Fast in the Ice

Fast in the Ice

3.18 (33 ratings by Goodreads)
By (author) 

Free delivery worldwide

Available. Dispatched from the UK in 4 business days
When will my order arrive?


This little book describes a visit up to the Arctic regions, that was supposed to have taken place long before the book was written, in other words in the early part of the nineteenth century. The purpose of the journey was to get near to the North Pole, which was considered to be surrounded by a large area of ice-free water. The vessel in which they sailed became beset by ice, and could not be moved. They met with Esquimaux, and saw how they survived, how they killed walrus, how they caught birds, and how they lived in their ice-houses, or igloos. They also had several encounters with polar bears, and musk-ox. Eventually they have been in the ice for a couple of years, and some of the men are suffering from scurvy. Europeans get scurvy from lack of fruit and vegetables, but this condition doesn't seem to affect the Esquimaux, whose meat and fat diet does not cause them to have heart disorders, either. The crew eventually abandon the vessel, which has been crushed suddenly and totally by a stream of ice-floes, and are obliged to walk out of where they had spent so much time. Luckily, when at their last gasp, they find an Esquimaux village, where they learn that there is a Danish settlement not too far away, and that from it they can take ship for Europe, and eventually make their way back to Britain. Robert Michael Ballantyne (1825-1894), A Short Biography, with acknowledgements to Chambers Biographical Dictionary. Scottish author of boys' books, born in Edinburgh, a nephew of James and John Ballantyne, the printers. Educated at The Edinburgh Academy, he joined the Hudson's Bay Company in 1841, and worked as a clerk in the Red River Settlement in the backwoods of northern Canada until 1847, before returning to Edinburgh in 1848. He wrote his first stories on his experiences in Canada, with books such as The Young Fur Traders (1856). Coral Island (1858) is his most famous work. After that he wrote over eighty books for boys, which were well researched, so that he gained a reputation which led to some of his books being written at the special request of the Post Office and the London Fire Brigade. He wrote marvellous books about the building of such lighthouses as the Eddystone and the Bell Rock. He also spent time aboard the Lightship in the Goodwin Sands, and was able to write a very informative novel about his experiences there. He produced about three books a year right up to the end of his life, but his earlier books are generally thought to be his best more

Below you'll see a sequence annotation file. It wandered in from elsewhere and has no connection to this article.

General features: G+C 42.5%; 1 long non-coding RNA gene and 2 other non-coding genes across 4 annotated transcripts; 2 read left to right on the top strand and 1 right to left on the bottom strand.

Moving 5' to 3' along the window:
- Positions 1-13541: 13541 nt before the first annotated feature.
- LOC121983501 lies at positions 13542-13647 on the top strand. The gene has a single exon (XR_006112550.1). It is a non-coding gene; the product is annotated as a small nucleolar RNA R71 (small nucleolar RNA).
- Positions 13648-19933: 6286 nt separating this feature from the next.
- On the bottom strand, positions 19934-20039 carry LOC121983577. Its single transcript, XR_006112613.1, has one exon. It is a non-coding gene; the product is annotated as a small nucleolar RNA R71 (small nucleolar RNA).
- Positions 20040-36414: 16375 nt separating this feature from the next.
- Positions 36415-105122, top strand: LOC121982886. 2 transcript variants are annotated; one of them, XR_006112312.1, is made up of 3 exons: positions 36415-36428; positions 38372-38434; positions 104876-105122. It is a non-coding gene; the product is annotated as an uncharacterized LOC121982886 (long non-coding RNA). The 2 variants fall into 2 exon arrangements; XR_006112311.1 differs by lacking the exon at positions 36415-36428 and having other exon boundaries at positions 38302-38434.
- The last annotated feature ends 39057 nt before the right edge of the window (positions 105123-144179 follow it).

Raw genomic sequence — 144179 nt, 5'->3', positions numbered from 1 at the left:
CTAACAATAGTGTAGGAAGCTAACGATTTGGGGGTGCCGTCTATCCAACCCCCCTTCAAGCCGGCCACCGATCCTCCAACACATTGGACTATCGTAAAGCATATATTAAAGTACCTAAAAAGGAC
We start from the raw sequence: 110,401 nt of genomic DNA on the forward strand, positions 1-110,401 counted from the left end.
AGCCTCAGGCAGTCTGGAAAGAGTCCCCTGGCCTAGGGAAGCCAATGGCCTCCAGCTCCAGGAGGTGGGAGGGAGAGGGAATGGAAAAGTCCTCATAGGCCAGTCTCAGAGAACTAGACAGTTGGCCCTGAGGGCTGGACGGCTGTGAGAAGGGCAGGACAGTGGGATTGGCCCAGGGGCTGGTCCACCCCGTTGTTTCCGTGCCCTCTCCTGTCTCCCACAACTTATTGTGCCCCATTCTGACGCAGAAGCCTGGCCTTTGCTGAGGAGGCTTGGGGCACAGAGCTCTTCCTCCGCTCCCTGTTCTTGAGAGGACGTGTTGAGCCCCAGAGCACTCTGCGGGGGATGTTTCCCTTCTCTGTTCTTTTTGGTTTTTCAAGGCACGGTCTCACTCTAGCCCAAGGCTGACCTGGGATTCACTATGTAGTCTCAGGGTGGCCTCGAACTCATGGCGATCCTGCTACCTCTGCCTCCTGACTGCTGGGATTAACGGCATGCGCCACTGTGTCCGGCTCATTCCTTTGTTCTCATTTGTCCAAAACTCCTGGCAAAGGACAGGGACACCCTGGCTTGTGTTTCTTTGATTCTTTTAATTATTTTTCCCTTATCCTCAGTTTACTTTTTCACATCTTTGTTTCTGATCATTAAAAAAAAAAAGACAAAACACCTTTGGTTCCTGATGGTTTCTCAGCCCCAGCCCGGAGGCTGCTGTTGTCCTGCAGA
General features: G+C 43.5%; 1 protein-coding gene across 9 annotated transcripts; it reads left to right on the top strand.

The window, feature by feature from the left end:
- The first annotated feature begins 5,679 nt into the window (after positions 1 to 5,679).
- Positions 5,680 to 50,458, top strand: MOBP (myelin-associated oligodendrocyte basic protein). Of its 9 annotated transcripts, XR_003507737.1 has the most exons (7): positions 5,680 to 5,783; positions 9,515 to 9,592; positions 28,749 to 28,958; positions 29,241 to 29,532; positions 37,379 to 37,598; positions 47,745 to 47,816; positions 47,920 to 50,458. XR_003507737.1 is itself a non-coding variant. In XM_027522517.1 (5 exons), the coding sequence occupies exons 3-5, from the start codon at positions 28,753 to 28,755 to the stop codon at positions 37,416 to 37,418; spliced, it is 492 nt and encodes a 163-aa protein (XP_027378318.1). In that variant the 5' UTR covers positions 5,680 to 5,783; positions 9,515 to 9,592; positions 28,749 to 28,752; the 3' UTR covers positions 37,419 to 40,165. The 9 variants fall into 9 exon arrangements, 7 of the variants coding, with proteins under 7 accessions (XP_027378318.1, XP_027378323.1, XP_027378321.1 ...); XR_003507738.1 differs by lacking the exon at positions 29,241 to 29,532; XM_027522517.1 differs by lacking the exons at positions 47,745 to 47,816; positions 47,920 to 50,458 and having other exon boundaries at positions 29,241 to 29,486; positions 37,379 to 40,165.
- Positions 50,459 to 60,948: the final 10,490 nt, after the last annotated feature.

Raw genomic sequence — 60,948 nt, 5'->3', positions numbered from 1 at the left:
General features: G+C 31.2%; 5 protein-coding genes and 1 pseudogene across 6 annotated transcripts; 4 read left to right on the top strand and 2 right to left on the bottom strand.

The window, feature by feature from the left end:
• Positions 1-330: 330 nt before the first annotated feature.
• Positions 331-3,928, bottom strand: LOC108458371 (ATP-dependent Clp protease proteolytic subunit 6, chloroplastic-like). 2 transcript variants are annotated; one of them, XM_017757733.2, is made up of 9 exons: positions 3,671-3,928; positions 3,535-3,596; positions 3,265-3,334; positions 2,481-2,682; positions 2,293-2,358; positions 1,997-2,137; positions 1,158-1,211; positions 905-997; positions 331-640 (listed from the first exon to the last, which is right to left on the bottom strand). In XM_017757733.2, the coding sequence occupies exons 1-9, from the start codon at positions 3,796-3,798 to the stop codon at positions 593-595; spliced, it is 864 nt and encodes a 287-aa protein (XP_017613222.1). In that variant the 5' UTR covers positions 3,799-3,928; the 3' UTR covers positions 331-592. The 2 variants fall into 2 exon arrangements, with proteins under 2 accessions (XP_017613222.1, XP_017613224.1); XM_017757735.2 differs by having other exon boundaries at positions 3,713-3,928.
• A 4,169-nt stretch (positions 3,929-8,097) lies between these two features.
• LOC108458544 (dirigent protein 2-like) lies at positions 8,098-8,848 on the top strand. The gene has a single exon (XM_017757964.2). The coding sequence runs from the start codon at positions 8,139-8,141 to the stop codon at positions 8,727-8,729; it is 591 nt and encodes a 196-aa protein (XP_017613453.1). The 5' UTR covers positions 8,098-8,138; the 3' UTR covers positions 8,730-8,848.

Product details

  • Paperback | 56 pages
  • 152.4 x 228.6 x 3.3mm | 136.08g
  • Createspace Independent Publishing Platform
  • United States
  • English
  • black & white illustrations
  • 1508465444
  • 9781508465447

Rating details

33 ratings
3.18 out of 5 stars
5 3% (1)
4 33% (11)
3 45% (15)
2 15% (5)
1 3% (1)
Book ratings by Goodreads
Goodreads is the world's largest site for readers with over 50 million reviews. We're featuring millions of their reader ratings on our book pages to help you find your new favourite book. Close X